A to Z of Making It, Influenced, Music, My Stories

Quantity and Quality

When I used to play and write in bands, there was always a discussion about quantity vs quality when it came to writing songs.

One band I was in between the years of 2001 and 2005, wrote all up 14 songs. The focus here was more on what we assessed as quality.

We had a white board in our rehearsal space and we would write down ideas we just jammed.

The idea was to bring in our top 3 riffs each week and we just jammed them and we recorded them as well. Whatever we didn’t use would go into the backlog and then get cleared after six months if we never returned to that idea.

We would listen to the tapes, from the session and start writing on the board the things we liked.

And we would give the bits we liked names, like Tool Riff, Maiden 2 minutes solo rip off, Dream Theater Learning To Live outro, thrash section, Groove section, Machine Head All In My Head drum intro and so forth.

Then we would structure these bits into a song, as certain sections stood out as verses and so forth.

And the working titles always sounded silly, like “That Dick Head”, “Missing One Shoe”, “Filth” and many different ones. The titles also came about based on abstract words the singer would use to demonstrate what kind of syllable words he wanted for that section.

“Filth” became known as “Faith” once it was all done and dusted. “That Dick Head” became D.N.A.

It was fun to do, but also frustrating and a very long process.

Because once we got the music down, the lyrics and vocal melodies would take just as long. We even took to the stage with lyrics unfinished, and the singer just mumbled his way as he had the melody down, just not the words.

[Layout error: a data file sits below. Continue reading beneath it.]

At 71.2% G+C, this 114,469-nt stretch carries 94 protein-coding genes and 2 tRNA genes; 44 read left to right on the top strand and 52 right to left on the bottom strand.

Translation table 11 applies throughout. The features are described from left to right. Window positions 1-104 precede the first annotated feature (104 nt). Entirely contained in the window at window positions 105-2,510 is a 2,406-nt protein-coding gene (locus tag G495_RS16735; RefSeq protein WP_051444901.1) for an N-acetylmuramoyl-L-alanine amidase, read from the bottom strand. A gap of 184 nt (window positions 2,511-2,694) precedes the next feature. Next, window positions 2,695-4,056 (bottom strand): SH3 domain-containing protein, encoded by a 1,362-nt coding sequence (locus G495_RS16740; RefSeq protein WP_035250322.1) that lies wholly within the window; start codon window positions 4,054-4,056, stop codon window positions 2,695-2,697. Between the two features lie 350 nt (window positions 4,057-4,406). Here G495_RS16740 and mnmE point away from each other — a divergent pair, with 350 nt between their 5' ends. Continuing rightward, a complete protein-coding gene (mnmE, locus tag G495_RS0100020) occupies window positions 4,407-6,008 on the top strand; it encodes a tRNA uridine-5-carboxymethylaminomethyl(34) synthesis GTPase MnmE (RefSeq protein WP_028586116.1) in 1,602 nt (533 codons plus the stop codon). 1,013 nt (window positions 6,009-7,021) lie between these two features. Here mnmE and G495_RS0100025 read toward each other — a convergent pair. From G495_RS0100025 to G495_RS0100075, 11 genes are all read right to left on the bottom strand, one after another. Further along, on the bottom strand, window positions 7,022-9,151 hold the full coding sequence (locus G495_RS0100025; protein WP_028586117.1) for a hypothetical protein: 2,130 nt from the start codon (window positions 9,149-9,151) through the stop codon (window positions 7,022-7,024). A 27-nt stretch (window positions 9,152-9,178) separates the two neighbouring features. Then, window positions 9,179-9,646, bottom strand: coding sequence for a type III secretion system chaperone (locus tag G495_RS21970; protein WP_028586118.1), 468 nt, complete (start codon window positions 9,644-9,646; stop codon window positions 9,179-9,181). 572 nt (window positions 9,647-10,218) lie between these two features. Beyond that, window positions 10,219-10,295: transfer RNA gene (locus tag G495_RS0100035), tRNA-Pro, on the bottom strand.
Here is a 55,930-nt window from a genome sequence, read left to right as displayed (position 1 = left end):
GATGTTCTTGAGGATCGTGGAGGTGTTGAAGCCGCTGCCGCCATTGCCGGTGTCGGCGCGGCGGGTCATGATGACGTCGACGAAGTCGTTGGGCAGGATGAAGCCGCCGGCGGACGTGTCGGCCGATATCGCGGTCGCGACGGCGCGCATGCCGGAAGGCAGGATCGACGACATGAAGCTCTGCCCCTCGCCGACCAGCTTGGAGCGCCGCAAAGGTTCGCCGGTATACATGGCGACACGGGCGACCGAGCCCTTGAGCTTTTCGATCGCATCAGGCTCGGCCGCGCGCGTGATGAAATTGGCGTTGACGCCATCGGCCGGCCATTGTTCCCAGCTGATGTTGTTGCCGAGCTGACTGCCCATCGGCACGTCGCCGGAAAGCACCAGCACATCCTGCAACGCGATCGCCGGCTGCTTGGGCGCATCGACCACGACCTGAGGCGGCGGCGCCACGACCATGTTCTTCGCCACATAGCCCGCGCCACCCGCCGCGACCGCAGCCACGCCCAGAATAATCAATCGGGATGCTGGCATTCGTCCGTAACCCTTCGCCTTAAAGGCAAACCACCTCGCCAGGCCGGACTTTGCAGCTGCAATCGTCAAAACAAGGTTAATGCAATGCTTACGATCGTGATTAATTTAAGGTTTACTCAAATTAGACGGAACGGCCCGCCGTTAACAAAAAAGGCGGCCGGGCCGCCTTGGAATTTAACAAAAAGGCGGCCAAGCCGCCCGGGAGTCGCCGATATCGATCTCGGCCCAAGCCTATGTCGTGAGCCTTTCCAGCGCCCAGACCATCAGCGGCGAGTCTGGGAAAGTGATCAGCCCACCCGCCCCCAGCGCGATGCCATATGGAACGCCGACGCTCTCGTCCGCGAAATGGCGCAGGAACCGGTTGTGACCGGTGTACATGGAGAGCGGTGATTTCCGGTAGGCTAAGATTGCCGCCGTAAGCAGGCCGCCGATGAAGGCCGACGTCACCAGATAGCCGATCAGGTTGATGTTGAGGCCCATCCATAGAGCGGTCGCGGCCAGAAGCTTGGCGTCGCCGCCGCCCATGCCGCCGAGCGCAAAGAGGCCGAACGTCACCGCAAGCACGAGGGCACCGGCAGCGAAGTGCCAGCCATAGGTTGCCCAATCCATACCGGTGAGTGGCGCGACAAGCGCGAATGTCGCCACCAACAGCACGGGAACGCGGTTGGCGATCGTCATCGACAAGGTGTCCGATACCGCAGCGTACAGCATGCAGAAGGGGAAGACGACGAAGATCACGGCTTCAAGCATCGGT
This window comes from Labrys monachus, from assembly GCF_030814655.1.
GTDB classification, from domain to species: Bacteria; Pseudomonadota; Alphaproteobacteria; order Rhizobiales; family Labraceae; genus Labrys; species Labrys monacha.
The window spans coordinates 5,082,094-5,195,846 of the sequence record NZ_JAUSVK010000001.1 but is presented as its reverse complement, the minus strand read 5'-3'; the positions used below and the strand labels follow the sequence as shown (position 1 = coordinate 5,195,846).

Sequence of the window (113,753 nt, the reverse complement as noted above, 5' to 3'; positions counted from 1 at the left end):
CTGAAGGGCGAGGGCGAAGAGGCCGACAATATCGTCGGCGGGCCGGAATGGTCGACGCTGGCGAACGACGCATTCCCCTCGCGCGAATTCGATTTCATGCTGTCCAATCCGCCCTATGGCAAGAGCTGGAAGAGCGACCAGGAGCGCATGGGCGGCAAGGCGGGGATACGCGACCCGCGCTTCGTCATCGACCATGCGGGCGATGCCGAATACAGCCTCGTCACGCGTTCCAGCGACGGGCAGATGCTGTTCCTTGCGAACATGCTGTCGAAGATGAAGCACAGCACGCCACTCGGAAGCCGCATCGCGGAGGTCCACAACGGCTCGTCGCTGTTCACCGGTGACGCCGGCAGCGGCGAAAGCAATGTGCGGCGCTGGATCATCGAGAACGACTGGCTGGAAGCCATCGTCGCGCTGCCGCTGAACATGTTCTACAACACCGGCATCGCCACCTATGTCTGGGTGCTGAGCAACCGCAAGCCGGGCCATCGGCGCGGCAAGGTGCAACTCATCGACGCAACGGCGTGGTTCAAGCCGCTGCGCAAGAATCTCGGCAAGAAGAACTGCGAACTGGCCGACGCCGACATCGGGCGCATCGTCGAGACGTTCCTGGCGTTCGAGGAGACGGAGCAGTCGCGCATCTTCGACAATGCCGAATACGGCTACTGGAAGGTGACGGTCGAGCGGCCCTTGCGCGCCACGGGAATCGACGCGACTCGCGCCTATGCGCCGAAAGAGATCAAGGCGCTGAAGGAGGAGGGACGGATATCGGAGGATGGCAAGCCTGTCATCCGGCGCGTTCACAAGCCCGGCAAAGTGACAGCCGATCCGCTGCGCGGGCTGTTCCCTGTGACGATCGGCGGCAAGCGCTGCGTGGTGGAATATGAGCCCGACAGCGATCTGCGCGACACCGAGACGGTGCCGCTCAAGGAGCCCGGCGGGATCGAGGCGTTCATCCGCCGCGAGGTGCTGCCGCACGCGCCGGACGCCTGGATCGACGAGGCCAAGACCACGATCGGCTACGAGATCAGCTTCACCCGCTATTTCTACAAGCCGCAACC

And yes, sometimes, “Faith” and “Filth” got transposed, because the singer spent so long singing “you are nothing but Filth” and I changed the words to “you gotta have faith”, at a few of the earlier shows when we debuted “Faith”, he sang, “you gotta have filllllllth”.

Brilliant, hey. And a good laugh even to this day.

Personally during that period, I was writing a song a week, in so many different styles or a blend of styles as it was the only way I could remain happy in the band.

My view always has been that quantity will create quality.

In other words, the more bad songs you write, sooner or later, the good ones will come. There is a reason why “Slippery When Wet” moved a lot of product, and that’s not including all the hairspray boxes which got shipped.

Jon, Richie and in some cases Desmond Child, wrote over 50 songs for the album.

Working on songs, that others might think or see as a bad idea is actually a good thing. It’s the simple secret to good songs. Flesh out the bad songs and suddenly good songs will come to the fore.

The other is to get to a co-writer or for you to become a co-writer for someone else and share your ideas with others. Maybe those bad songs are not so bad to other people.

Music is such a subjective and personal experience, meaning each person will experience it differently.

Songs that David Coverdale had intended for other musicians ended up being Whitesnake songs. “Fool For Your Loving” was written for BB King and “Is This Love” was written for Tina Turner.

When Jon Bon Jovi and Richie Sambora started writing with Desmond Child, the songs were meant to be shopped around for other artists, instead they kept them. And then after they didn’t make the “Slippery When Wet” or “New Jersey” album, the songs got shipped out to Alice Cooper, Cher and others.

And Bryan Adams let go of songs he wrote with Jim Vallance, which didn’t seem to fit his style, like “War Machine” which became a Gene Simmons sung, Kiss song.

Van Halen (when David Lee Roth re-joined) used musical ideas from their 70’s demo recordings to craft a new album in the 2000’s.

So keep those ideas flowing and never throw em away.


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